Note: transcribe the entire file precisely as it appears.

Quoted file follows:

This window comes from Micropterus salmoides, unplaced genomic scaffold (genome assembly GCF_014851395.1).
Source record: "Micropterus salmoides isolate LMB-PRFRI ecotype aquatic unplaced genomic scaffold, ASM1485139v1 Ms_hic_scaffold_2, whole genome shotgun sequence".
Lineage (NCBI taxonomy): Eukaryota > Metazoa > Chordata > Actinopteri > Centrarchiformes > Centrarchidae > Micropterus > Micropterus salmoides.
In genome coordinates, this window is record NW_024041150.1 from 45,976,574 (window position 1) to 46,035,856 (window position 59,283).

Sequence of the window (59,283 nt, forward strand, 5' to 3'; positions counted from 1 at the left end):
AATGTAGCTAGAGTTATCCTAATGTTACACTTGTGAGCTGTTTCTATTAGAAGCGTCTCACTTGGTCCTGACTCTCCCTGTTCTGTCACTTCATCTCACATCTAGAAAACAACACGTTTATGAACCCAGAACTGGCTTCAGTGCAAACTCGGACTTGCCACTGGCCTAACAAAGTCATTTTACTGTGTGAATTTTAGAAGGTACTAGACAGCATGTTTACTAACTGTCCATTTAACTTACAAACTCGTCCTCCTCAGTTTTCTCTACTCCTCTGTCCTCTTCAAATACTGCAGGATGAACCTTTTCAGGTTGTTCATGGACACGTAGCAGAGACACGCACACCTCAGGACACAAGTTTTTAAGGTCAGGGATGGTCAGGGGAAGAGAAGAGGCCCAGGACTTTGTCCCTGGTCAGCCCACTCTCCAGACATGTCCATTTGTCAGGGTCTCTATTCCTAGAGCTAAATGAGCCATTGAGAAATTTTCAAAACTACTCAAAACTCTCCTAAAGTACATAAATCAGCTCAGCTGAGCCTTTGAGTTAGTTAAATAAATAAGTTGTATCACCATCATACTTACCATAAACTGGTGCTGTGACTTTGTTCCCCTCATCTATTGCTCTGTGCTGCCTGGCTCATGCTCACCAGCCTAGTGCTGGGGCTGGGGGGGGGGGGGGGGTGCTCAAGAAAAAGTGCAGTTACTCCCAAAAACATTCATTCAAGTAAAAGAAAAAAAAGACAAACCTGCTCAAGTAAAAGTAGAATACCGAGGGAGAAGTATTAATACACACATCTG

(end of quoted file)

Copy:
This window comes from Micropterus salmoides, unplaced genomic scaffold (genome assembly GCF_014851395.1).
Source record: "Micropterus salmoides isolate LMB-PRFRI ecotype aquatic unplaced genomic scaffold, ASM1485139v1 Ms_hic_scaffold_2, whole genome shotgun sequence".
Lineage (NCBI taxonomy): Eukaryota > Metazoa > Chordata > Actinopteri > Centrarchiformes > Centrarchidae > Micropterus > Micropterus salmoides.
In genome coordinates, this window is record NW_024041150.1 from 45,976,574 (window position 1) to 46,035,856 (window position 59,283).

Sequence of the window (59,283 nt, forward strand, 5' to 3'; positions counted from 1 at the left end):
AATGTAGCTAGAGTTATCCTAATGTTACACTTGTGAGCTGTTTCTATTAGAAGCGTCTCACTTGGTCCTGACTCTCCCTGTTCTGTCACTTCATCTCACATCTAGAAAACAACACGTTTATGAACCCAGAACTGGCTTCAGTGCAAACTCGGACTTGCCACTGGCCTAACAAAGTCATTTTACTGTGTGAATTTTAGAAGGTACTAGACAGCATGTTTACTAACTGTCCATTTAACTTACAAACTCGTCCTCCTCAGTTTTCTCTACTCCTCTGTCCTCTTCAAATACTGCAGGATGAACCTTTTCAGGTTGTTCATGGACACGTAGCAGAGACACGCACACCTCAGGACACAAGTTTTTAAGGTCAGGGATGGTCAGGGGAAGAGAAGAGGCCCAGGACTTTGTCCCTGGTCAGCCCACTCTCCAGACATGTCCATTTGTCAGGGTCTCTATTCCTAGAGCTAAATGAGCCATTGAGAAATTTTCAAAACTACTCAAAACTCTCCTAAAGTACATAAATCAGCTCAGCTGAGCCTTTGAGTTAGTTAAATAAATAAGTTGTATCACCATCATACTTACCATAAACTGGTGCTGTGACTTTGTTCCCCTCATCTATTGCTCTGTGCTGCCTGGCTCATGCTCACCAGCCTAGTGCTGGGGCTGGGGGGGGGGGGGGGGTGCTCAAGAAAAAGTGCAGTTACTCCCAAAAACATTCATTCAAGTAAAAGAAAAAAAAGACAAACCTGCTCAAGTAAAAGTAGAATACCGAGGGAGAAGTATTAATACACACATCTG